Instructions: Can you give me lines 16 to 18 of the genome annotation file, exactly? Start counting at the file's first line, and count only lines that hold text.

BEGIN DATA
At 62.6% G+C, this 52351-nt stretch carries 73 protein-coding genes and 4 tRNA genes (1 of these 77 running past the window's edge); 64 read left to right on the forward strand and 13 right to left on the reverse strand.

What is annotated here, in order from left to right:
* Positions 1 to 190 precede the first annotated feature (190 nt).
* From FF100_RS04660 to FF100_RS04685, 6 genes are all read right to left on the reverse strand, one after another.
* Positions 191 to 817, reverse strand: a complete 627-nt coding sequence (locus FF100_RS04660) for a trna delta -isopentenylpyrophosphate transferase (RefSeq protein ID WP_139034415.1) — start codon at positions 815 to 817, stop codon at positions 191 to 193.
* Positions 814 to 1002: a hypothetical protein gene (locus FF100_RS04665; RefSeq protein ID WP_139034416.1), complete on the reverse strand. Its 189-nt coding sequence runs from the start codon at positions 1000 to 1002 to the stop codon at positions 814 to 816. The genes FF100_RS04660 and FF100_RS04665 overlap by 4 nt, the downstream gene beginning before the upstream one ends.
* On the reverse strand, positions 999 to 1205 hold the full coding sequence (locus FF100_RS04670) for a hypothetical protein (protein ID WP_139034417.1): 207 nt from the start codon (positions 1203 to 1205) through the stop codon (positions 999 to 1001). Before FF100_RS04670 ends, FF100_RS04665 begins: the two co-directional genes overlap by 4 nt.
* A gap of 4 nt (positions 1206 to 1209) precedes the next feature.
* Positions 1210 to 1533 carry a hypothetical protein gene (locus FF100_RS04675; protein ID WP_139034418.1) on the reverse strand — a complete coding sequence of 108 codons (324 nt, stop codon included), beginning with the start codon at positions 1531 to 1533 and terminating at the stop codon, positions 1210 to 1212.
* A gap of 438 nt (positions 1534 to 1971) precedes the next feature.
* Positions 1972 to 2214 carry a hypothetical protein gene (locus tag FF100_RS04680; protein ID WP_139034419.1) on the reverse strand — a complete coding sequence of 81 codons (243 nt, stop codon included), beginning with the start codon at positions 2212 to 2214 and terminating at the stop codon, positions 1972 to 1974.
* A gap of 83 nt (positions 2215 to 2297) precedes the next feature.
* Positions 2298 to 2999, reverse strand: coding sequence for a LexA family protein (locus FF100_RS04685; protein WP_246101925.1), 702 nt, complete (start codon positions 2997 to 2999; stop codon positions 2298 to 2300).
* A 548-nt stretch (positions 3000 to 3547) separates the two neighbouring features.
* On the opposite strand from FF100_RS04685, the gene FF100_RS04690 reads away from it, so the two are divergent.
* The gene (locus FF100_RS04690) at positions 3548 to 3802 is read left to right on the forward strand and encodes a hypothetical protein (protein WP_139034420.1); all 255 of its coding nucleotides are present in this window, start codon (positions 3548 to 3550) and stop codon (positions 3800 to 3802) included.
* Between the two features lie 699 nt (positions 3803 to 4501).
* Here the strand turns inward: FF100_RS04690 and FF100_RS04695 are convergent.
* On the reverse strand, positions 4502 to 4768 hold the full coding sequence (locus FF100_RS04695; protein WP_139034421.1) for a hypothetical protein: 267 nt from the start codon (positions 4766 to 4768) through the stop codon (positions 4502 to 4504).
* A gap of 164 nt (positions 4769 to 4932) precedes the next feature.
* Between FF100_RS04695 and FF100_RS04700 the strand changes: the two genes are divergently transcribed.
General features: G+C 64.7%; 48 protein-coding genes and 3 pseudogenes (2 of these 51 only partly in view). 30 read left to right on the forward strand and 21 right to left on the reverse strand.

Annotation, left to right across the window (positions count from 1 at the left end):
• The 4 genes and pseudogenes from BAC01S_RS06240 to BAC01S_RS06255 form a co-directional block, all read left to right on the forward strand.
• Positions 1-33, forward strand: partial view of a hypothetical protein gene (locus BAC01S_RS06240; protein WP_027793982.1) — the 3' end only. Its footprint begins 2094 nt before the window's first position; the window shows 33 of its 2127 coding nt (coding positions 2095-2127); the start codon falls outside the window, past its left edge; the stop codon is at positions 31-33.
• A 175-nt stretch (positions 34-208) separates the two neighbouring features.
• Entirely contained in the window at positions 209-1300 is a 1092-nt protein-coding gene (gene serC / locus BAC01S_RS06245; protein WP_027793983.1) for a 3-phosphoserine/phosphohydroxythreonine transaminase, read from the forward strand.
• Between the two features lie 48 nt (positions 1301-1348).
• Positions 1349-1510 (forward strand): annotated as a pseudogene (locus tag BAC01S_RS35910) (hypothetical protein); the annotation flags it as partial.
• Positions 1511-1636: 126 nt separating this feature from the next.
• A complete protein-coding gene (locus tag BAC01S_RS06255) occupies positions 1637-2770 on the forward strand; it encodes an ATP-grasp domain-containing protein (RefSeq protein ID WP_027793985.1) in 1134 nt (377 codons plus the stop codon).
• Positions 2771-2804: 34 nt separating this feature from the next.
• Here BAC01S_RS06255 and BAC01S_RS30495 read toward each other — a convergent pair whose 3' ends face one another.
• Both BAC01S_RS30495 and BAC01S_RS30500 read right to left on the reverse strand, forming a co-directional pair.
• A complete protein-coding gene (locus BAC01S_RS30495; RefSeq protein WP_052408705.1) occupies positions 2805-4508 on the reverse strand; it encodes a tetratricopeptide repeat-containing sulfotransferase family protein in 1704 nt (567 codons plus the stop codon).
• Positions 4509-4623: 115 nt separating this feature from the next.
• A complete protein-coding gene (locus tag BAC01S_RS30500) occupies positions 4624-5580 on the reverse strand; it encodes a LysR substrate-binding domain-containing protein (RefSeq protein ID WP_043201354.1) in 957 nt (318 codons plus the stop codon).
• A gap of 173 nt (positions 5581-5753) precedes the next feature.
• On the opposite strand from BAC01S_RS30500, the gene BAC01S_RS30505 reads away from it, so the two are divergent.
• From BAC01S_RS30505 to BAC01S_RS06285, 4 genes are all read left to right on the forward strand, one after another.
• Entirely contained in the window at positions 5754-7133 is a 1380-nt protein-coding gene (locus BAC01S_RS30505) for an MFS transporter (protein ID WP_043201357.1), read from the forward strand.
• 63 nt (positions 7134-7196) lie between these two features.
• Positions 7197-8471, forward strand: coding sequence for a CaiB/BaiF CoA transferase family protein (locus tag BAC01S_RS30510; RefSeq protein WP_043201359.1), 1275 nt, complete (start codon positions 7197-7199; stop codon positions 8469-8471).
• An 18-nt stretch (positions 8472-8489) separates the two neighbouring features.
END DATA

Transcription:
* The gene (locus FF100_RS04690) at positions 3548 to 3802 is read left to right on the forward strand and encodes a hypothetical protein (protein WP_139034420.1); all 255 of its coding nucleotides are present in this window, start codon (positions 3548 to 3550) and stop codon (positions 3800 to 3802) included.
* Between the two features lie 699 nt (positions 3803 to 4501).
* Here the strand turns inward: FF100_RS04690 and FF100_RS04695 are convergent.